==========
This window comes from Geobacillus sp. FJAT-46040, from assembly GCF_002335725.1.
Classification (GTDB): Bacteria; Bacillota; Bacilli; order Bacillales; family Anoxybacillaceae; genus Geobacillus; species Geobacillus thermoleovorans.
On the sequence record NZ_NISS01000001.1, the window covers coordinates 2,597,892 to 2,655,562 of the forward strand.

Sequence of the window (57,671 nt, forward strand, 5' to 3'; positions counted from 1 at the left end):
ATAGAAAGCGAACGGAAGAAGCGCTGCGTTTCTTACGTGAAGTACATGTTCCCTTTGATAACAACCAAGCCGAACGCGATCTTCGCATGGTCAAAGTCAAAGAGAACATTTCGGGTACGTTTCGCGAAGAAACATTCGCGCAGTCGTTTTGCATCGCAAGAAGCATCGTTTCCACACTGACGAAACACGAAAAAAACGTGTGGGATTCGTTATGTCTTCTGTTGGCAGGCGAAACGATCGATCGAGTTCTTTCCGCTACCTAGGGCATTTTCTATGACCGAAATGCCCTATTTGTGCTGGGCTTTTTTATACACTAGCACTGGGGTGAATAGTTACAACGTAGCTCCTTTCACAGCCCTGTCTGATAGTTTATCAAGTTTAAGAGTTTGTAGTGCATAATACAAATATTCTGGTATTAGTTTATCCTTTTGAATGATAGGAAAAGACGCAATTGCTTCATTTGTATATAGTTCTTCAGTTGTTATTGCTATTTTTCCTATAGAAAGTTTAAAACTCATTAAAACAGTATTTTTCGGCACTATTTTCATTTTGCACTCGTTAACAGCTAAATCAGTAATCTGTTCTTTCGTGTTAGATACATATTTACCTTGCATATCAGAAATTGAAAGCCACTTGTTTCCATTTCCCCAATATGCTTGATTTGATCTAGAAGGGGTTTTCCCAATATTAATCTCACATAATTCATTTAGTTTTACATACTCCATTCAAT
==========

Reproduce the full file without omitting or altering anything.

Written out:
This window comes from Geobacillus sp. FJAT-46040, from assembly GCF_002335725.1.
Classification (GTDB): Bacteria; Bacillota; Bacilli; order Bacillales; family Anoxybacillaceae; genus Geobacillus; species Geobacillus thermoleovorans.
On the sequence record NZ_NISS01000001.1, the window covers coordinates 2,597,892 to 2,655,562 of the forward strand.

Sequence of the window (57,671 nt, forward strand, 5' to 3'; positions counted from 1 at the left end):
ATAGAAAGCGAACGGAAGAAGCGCTGCGTTTCTTACGTGAAGTACATGTTCCCTTTGATAACAACCAAGCCGAACGCGATCTTCGCATGGTCAAAGTCAAAGAGAACATTTCGGGTACGTTTCGCGAAGAAACATTCGCGCAGTCGTTTTGCATCGCAAGAAGCATCGTTTCCACACTGACGAAACACGAAAAAAACGTGTGGGATTCGTTATGTCTTCTGTTGGCAGGCGAAACGATCGATCGAGTTCTTTCCGCTACCTAGGGCATTTTCTATGACCGAAATGCCCTATTTGTGCTGGGCTTTTTTATACACTAGCACTGGGGTGAATAGTTACAACGTAGCTCCTTTCACAGCCCTGTCTGATAGTTTATCAAGTTTAAGAGTTTGTAGTGCATAATACAAATATTCTGGTATTAGTTTATCCTTTTGAATGATAGGAAAAGACGCAATTGCTTCATTTGTATATAGTTCTTCAGTTGTTATTGCTATTTTTCCTATAGAAAGTTTAAAACTCATTAAAACAGTATTTTTCGGCACTATTTTCATTTTGCACTCGTTAACAGCTAAATCAGTAATCTGTTCTTTCGTGTTAGATACATATTTACCTTGCATATCAGAAATTGAAAGCCACTTGTTTCCATTTCCCCAATATGCTTGATTTGATCTAGAAGGGGTTTTCCCAATATTAATCTCACATAATTCATTTAGTTTTACATACTCCATTCAAT